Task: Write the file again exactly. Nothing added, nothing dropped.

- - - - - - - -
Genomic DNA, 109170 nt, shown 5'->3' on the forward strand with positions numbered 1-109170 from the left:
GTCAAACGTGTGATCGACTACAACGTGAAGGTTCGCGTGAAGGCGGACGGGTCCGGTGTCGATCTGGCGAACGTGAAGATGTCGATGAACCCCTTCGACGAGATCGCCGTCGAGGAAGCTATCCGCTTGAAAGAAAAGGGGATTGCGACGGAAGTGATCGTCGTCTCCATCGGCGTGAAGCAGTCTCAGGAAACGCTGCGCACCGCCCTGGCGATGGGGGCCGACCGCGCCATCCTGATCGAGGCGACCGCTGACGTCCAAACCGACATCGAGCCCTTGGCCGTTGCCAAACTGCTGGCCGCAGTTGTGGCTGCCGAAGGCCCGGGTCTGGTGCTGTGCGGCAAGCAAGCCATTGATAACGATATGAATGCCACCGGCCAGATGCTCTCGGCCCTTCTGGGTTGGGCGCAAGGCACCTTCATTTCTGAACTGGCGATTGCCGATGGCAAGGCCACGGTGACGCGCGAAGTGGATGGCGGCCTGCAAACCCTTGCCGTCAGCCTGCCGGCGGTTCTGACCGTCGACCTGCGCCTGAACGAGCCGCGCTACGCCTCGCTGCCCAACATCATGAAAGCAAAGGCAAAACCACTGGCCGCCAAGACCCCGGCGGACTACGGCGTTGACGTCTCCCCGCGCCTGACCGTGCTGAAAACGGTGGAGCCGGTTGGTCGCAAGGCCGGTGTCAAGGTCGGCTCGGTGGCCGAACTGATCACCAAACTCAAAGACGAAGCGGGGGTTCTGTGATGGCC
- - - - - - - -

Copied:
Genomic DNA, 109170 nt, shown 5'->3' on the forward strand with positions numbered 1-109170 from the left:
GTCAAACGTGTGATCGACTACAACGTGAAGGTTCGCGTGAAGGCGGACGGGTCCGGTGTCGATCTGGCGAACGTGAAGATGTCGATGAACCCCTTCGACGAGATCGCCGTCGAGGAAGCTATCCGCTTGAAAGAAAAGGGGATTGCGACGGAAGTGATCGTCGTCTCCATCGGCGTGAAGCAGTCTCAGGAAACGCTGCGCACCGCCCTGGCGATGGGGGCCGACCGCGCCATCCTGATCGAGGCGACCGCTGACGTCCAAACCGACATCGAGCCCTTGGCCGTTGCCAAACTGCTGGCCGCAGTTGTGGCTGCCGAAGGCCCGGGTCTGGTGCTGTGCGGCAAGCAAGCCATTGATAACGATATGAATGCCACCGGCCAGATGCTCTCGGCCCTTCTGGGTTGGGCGCAAGGCACCTTCATTTCTGAACTGGCGATTGCCGATGGCAAGGCCACGGTGACGCGCGAAGTGGATGGCGGCCTGCAAACCCTTGCCGTCAGCCTGCCGGCGGTTCTGACCGTCGACCTGCGCCTGAACGAGCCGCGCTACGCCTCGCTGCCCAACATCATGAAAGCAAAGGCAAAACCACTGGCCGCCAAGACCCCGGCGGACTACGGCGTTGACGTCTCCCCGCGCCTGACCGTGCTGAAAACGGTGGAGCCGGTTGGTCGCAAGGCCGGTGTCAAGGTCGGCTCGGTGGCCGAACTGATCACCAAACTCAAAGACGAAGCGGGGGTTCTGTGATGGCC